Children remain badly affected by the continuing drought crisis in Somalia.
A British official says more than 400,000 children are at risk of dying and hundreds of children, mainly infants, are dying every day.
It's been three months since famine was officially declared in the area known as the Horn of Africa.
Refugee numbers are increasing as families in need of food aid make the long walk to camps in neighbouring Ethiopia and Kenya.
Charities are feeding more than two million people, but it's not just food that the children need.
Malaria caught from mosquito bites is an ongoing threat in Africa, so the UK has sent 400,000 doses of medication.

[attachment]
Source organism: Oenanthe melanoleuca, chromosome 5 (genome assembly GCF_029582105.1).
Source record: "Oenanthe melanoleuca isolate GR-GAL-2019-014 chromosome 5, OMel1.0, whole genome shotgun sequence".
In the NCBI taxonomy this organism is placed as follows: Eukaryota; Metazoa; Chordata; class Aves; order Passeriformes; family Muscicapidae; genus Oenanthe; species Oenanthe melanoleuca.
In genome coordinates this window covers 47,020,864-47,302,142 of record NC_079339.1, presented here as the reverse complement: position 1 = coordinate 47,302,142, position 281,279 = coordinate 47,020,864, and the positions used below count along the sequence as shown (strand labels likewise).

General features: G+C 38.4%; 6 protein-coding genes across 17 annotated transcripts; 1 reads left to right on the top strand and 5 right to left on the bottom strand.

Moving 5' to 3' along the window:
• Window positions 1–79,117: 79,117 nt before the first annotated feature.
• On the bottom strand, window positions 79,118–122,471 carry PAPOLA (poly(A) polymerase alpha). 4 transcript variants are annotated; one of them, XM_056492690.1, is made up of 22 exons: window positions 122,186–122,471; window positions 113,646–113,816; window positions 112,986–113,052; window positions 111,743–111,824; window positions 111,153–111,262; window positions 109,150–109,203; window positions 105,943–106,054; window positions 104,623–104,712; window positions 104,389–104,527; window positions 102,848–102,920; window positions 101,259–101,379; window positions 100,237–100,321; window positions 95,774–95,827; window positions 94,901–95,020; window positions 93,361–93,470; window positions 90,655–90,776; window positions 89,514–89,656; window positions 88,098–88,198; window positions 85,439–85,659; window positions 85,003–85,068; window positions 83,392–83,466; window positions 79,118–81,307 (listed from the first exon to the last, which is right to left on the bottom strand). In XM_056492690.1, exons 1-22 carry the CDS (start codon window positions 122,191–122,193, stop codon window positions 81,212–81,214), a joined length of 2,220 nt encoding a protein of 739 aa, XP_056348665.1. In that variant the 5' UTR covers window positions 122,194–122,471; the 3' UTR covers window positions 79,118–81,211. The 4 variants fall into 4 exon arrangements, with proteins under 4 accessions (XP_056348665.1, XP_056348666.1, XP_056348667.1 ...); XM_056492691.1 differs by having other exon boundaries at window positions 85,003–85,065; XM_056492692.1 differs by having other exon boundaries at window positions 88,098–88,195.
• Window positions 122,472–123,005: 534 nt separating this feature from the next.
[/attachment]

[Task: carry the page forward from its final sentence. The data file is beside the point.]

Many children are also being vaccinated against measles, which can spread quickly when many people live closely together.
November is expected to bring rain, which is a good thing to help crops grow and begin the drought recovery, but rain can also bring problems.
As the ground is so dry after two failed rainy seasons, the crowded camps could flood, ruining the tents that house thousands of families.
Rain can also encourage the spread of diarrhoea and other dangerous illnesses, as the untreated water will not be safe to drink.
The UK's International Development Secretary Andrew Mitchell believes the crisis in Somalia is far from over for the children living there.